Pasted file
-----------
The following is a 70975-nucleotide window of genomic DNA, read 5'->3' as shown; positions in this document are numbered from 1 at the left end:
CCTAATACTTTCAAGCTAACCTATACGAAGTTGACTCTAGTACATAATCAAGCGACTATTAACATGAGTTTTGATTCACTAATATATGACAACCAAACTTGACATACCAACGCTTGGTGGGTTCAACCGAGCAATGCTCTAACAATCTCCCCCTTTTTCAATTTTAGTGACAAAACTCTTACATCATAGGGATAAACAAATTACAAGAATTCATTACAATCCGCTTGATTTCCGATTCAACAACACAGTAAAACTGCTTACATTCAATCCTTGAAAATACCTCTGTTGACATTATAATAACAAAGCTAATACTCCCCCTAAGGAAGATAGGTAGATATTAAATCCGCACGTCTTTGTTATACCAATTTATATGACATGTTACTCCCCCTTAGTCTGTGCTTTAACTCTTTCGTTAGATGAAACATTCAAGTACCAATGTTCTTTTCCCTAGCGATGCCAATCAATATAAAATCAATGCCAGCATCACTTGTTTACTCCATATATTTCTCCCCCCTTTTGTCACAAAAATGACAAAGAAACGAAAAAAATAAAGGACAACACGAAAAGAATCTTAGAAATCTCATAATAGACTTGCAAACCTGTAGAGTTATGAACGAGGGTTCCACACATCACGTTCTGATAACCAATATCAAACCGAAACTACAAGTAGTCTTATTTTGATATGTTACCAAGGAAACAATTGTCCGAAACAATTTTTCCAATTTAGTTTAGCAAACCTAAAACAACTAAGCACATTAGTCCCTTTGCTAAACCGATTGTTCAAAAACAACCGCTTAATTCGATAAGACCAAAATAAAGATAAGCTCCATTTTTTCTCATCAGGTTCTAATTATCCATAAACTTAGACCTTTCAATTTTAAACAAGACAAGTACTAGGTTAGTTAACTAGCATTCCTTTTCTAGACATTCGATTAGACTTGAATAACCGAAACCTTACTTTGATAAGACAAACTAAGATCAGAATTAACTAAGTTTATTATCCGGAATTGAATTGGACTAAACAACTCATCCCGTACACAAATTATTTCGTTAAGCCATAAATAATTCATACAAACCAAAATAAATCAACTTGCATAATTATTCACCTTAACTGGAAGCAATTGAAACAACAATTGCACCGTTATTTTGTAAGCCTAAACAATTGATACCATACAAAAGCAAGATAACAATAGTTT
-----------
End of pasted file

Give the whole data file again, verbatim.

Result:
The following is a 70975-nucleotide window of genomic DNA, read 5'->3' as shown; positions in this document are numbered from 1 at the left end:
CCTAATACTTTCAAGCTAACCTATACGAAGTTGACTCTAGTACATAATCAAGCGACTATTAACATGAGTTTTGATTCACTAATATATGACAACCAAACTTGACATACCAACGCTTGGTGGGTTCAACCGAGCAATGCTCTAACAATCTCCCCCTTTTTCAATTTTAGTGACAAAACTCTTACATCATAGGGATAAACAAATTACAAGAATTCATTACAATCCGCTTGATTTCCGATTCAACAACACAGTAAAACTGCTTACATTCAATCCTTGAAAATACCTCTGTTGACATTATAATAACAAAGCTAATACTCCCCCTAAGGAAGATAGGTAGATATTAAATCCGCACGTCTTTGTTATACCAATTTATATGACATGTTACTCCCCCTTAGTCTGTGCTTTAACTCTTTCGTTAGATGAAACATTCAAGTACCAATGTTCTTTTCCCTAGCGATGCCAATCAATATAAAATCAATGCCAGCATCACTTGTTTACTCCATATATTTCTCCCCCCTTTTGTCACAAAAATGACAAAGAAACGAAAAAAATAAAGGACAACACGAAAAGAATCTTAGAAATCTCATAATAGACTTGCAAACCTGTAGAGTTATGAACGAGGGTTCCACACATCACGTTCTGATAACCAATATCAAACCGAAACTACAAGTAGTCTTATTTTGATATGTTACCAAGGAAACAATTGTCCGAAACAATTTTTCCAATTTAGTTTAGCAAACCTAAAACAACTAAGCACATTAGTCCCTTTGCTAAACCGATTGTTCAAAAACAACCGCTTAATTCGATAAGACCAAAATAAAGATAAGCTCCATTTTTTCTCATCAGGTTCTAATTATCCATAAACTTAGACCTTTCAATTTTAAACAAGACAAGTACTAGGTTAGTTAACTAGCATTCCTTTTCTAGACATTCGATTAGACTTGAATAACCGAAACCTTACTTTGATAAGACAAACTAAGATCAGAATTAACTAAGTTTATTATCCGGAATTGAATTGGACTAAACAACTCATCCCGTACACAAATTATTTCGTTAAGCCATAAATAATTCATACAAACCAAAATAAATCAACTTGCATAATTATTCACCTTAACTGGAAGCAATTGAAACAACAATTGCACCGTTATTTTGTAAGCCTAAACAATTGATACCATACAAAAGCAAGATAACAATAGTTT